Substance abuse is linked to several chronic illnesses, including heart disease, cancer, and in some cases, infectious diseases like HIV and AIDS. According to the National Center on Addiction and Substance Abuse (CASA), addiction-related illness is accountable for one-third of in-patient hospital costs.
Despite this startling statistic, only 3000 doctors out of the million practicing in the United States have taken training for addiction treatment— a disappointing prospect when you consider the origins of the opioid crisis.
Healthcare practitioners have a responsibility to push past biases and barriers to offer quality care to those experiencing substance abuse. Here are some practical tips for supporting patients facing addiction.
Treating patients with addictive tendencies doesn't necessitate directly treating their addiction. Rather, healthcare professionals should take the time to create a resource referral network for addiction treatment.
Research the local programs for alcohol and narcotic addiction treatment. Touch base with coordinators and get copies of literature to share with patients. Connect with local rehabilitation centers, AA meeting coordinators, MAT doctors, and other professionals in the treatment space.
One in five people facing addiction doesn’t know where to go for help. This should be a bare minimum for healthcare providers. Knowing where your patients should go if they need help is the first step in providing adequate medical care.
Many healthcare providers don't even know what to look for when it comes to addiction, beyond monitoring opioid consumption and doctor shopping. However, there are several signs that indicate when someone is struggling with substance abuse, whether related to alcohol, narcotics, or some combination of the two.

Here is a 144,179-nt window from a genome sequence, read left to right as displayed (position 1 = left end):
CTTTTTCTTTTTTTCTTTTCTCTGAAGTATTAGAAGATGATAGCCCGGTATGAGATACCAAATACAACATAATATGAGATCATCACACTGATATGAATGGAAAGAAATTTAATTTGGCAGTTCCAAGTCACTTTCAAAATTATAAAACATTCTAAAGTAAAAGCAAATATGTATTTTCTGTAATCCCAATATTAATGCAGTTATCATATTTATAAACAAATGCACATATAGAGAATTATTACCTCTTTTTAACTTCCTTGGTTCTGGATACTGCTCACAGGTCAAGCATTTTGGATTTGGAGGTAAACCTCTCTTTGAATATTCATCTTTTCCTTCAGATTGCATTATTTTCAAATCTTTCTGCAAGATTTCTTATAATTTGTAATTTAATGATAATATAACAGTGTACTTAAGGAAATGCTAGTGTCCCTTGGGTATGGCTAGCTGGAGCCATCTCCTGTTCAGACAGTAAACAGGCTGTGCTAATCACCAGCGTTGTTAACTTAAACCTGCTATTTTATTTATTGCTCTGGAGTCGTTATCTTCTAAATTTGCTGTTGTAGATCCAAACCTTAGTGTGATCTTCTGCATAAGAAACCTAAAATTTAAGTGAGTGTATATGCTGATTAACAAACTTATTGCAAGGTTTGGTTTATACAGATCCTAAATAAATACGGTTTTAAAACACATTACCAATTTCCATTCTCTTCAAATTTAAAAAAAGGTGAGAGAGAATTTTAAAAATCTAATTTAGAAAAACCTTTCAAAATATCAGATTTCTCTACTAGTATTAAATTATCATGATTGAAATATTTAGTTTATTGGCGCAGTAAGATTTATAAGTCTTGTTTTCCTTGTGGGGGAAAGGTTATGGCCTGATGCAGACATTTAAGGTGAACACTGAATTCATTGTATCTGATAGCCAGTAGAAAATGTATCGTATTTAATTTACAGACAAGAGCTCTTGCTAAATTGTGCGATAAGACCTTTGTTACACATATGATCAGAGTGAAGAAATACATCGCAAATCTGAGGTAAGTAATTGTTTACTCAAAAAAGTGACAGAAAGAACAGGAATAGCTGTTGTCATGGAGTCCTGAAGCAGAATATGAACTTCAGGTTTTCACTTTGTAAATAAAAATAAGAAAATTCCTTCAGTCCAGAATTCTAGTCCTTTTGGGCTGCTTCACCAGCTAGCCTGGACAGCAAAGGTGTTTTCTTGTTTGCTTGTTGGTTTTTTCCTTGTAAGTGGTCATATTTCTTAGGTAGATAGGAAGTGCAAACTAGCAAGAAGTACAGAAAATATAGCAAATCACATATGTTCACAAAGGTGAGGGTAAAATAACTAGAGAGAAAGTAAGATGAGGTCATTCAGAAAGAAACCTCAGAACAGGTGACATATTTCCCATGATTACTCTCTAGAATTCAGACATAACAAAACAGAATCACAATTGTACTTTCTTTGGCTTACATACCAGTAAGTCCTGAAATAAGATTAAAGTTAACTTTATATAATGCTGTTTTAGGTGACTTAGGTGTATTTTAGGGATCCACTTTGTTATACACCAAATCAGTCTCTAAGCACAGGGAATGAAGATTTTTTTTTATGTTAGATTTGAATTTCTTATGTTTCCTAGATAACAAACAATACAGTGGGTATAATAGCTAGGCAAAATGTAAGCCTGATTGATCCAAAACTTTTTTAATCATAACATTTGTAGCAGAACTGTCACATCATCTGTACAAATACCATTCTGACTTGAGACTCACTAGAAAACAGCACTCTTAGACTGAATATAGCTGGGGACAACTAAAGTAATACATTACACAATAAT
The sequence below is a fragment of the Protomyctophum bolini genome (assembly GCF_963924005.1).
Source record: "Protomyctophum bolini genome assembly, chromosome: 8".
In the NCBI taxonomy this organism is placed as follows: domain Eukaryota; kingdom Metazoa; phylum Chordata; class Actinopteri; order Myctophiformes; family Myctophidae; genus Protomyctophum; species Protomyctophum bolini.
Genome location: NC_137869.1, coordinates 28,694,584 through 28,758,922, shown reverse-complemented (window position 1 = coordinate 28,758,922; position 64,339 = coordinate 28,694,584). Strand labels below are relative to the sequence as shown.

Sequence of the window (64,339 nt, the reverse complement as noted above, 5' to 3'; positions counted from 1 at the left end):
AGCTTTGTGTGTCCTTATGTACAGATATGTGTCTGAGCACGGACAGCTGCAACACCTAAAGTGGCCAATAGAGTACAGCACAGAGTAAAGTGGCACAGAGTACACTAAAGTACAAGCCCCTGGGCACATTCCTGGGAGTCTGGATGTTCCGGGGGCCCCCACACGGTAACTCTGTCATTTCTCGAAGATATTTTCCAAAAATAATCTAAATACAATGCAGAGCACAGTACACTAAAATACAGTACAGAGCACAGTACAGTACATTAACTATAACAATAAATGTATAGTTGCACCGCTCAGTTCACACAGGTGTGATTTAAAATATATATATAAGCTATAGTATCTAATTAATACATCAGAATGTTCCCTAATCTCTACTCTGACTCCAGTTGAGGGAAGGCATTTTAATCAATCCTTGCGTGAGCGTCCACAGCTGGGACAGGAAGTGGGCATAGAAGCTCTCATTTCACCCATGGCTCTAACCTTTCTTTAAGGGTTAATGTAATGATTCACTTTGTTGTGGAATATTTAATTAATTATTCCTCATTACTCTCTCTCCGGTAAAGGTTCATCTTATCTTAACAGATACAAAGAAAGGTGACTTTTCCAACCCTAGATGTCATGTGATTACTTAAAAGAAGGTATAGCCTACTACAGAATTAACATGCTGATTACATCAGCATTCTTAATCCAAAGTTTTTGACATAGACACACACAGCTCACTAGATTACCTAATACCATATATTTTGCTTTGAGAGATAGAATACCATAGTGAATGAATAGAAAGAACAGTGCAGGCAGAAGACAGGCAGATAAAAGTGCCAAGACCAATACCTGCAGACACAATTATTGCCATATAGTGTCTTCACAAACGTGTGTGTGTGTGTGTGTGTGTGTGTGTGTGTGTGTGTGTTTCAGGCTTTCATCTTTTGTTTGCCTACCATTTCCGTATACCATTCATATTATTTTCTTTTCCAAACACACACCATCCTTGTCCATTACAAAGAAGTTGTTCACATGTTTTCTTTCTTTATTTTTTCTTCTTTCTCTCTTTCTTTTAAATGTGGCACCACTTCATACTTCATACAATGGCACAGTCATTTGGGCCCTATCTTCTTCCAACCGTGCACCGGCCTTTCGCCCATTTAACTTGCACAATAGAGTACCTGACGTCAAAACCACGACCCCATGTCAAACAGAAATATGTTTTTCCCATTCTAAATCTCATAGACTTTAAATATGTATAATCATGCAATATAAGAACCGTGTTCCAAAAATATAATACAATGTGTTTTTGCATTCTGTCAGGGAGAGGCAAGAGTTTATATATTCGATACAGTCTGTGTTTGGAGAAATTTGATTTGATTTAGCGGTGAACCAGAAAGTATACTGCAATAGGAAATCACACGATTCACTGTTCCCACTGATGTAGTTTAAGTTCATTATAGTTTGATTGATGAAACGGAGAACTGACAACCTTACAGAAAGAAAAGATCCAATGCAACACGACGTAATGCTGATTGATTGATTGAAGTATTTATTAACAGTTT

Some key identifiers include:
- significant behavior changes
- significant weight loss
- changes in appearance and hygiene
- frequent illness
- frequent injuries
In addition to looking for drug-seeking behaviors and significant health changes, medical professionals should also advocate for a centralized patient tracking system as well. While innovations have created incredible advances in patient and prescription tracking technology, enrolling in these programs is a choice. As such, many practices forgo the upfront expenses of changing systems leaving gaps in the quality and consistency of care.
Making time to review the latest research and journals on treating addiction can be incredibly informative. Furthermore, taking continued education on trauma-informed care and psychiatry can be invaluable when practicing in an area with elevated addiction rates.
In addition to formal education options, you can also explore additional experience through the referral network you put together. Ask to meet with different professionals in addiction treatment to ask questions and learn about their role in the recovery process. Ask what challenges they face when dealing with healthcare professionals and what recommendations they can provide for improvement.
If appropriate, consider scheduling a job shadowing day to gain some first-person experience in the world of addiction treatment. Confirm the feasibility with your network and local regulatory bodies.
It's also valuable to explore continuing education surrounding health inequities and challenges faced by marginalized groups. These learnings can lead to a better understanding and empathy when dealing with those facing addictions.